An herb entry from the Ancient Herbs and Modern Herbs book by James K. Sayre, Copyright, 2001. All rights reserved.

Bilberry - Vaccinium mytillus (Vaccinium frondosum) - family: Ericaceae (Heath Family).

This hardy dwarf deciduous shrub is native to heaths, moors and woods in parts of the northern hemisphere. It grows to about one foot high. It has small toothed oval-to-oblong-shaped leaves and in the spring and summer it produces waxy pinkish flowers. The flowers are followed by small edible round reddish fruits which ripen to a bluish-black color. Traditional European folk use of berries in jams, jellies and in pastries. Fruits are also used in wines and liqueurs. Traditional European folk use of leaf tea as a remedy for anxiety, burns, diabetes, diarrhea, dysentery, edema, heart problems, indigestion, poor night vision, urinary tract infections, vomiting and as a gargle for sore throats. A tea made from the leaves of the Bilberry, which contain myrtillin, is reputed to lower blood glucose levels. Dried berries have also been used as a traditional European folk remedy for diarrhea. Modern American folk use of dried fruits as a possible remedy for angina, atherosclerosis, circulation problems, coronary artery disease, heart disease and varicose veins. Modern American folk use to possibly slow down the aging process. It has also been suggested as a method of slowing the development of certain vision problems, such as cataracts, glaucoma and macular degeneration. The German Commission E has approved the use of fruits as a remedy for diarrhea and sore throats. Extracts of the fruit are currently being marketed in North America as a dietary supplement and as a support for eye health. Note: Bilberry may increase the anti-blood-clotting effects of aspirin and other drugs; it is probably not advisable to ingest Bilberry when taking aspirin or anti-coagulant (blood thinning) drugs. Note: do not use leaves if you are suffering from kidney disease. Note: at least three authorities suggest that there may be toxicity associated with long term internal use of leaves [German Commission E] [Karch] [Time-Life]. Note: one authority suggests that there may be poisoning from hydroquinone with chronic use of leaf tea [Pahlow]. Native to Europe, Asia and some wooded areas of western North America. Cultivated as an ornamental in North America.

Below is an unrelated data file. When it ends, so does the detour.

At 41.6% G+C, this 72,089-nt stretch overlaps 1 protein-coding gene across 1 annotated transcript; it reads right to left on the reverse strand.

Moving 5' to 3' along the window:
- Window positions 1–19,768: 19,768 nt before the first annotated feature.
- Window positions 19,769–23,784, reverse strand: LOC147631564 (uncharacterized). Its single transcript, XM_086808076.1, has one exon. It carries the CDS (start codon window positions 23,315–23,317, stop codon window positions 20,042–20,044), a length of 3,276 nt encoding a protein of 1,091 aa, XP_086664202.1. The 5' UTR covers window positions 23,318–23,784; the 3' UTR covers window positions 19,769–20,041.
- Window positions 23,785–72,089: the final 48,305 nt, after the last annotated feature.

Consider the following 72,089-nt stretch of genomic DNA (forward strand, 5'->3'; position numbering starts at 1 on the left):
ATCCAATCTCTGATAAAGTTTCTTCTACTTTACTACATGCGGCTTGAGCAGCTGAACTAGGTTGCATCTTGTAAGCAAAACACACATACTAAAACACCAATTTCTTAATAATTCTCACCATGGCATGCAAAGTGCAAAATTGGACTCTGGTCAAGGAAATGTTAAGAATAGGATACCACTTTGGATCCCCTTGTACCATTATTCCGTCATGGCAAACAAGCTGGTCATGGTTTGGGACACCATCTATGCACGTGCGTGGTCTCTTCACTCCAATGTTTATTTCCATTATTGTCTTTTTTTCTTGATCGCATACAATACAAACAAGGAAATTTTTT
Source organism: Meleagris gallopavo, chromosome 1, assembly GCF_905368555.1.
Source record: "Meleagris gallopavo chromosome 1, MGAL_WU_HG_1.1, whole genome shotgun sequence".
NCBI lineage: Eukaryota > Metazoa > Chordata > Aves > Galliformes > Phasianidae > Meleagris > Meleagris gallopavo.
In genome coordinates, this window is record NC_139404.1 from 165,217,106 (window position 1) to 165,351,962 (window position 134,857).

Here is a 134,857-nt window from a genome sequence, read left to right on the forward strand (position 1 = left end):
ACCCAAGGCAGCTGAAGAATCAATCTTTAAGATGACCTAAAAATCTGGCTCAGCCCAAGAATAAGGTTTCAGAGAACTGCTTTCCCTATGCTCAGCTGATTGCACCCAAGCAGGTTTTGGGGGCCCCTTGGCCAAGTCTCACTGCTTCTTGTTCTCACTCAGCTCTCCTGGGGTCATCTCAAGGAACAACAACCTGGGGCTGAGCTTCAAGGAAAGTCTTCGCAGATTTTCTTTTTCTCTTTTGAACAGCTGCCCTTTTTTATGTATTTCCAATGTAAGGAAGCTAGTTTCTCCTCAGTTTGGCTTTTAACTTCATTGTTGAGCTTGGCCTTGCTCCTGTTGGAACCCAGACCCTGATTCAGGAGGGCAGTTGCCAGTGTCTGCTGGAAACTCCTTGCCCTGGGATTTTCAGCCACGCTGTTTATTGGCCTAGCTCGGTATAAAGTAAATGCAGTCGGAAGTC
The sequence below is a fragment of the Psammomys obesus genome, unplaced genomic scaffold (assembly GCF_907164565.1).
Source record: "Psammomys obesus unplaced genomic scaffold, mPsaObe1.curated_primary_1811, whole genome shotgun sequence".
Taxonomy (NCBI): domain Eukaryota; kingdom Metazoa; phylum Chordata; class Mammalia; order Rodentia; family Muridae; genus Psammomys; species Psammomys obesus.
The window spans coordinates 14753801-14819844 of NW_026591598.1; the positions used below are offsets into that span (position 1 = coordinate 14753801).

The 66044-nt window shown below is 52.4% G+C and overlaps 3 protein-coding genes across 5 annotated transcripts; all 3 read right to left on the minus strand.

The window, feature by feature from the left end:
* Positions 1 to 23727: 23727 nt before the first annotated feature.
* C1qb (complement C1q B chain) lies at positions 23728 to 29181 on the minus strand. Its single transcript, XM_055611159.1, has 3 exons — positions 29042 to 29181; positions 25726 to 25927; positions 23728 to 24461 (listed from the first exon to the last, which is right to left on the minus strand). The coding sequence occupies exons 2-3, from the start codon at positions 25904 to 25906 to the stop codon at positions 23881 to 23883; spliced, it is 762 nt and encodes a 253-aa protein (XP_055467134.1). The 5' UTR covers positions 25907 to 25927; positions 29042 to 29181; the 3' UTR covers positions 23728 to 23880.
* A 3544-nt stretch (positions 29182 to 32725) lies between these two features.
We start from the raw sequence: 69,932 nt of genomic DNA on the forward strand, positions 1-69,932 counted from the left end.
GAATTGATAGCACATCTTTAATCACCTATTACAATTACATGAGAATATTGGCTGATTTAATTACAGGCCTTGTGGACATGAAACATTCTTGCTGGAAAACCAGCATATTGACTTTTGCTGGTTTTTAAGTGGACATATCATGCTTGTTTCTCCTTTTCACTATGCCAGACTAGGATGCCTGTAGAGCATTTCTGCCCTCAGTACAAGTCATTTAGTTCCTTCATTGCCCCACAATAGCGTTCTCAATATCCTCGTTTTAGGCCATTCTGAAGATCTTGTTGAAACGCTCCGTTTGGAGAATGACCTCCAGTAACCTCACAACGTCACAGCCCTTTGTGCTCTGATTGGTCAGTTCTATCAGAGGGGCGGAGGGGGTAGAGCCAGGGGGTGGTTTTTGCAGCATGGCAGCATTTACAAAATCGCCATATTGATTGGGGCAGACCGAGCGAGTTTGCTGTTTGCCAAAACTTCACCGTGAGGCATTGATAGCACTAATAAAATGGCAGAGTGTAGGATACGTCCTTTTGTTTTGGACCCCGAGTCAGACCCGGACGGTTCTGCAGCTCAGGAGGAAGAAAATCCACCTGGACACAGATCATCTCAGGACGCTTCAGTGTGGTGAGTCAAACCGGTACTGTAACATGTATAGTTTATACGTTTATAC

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Web page last updated on 20 May 2003.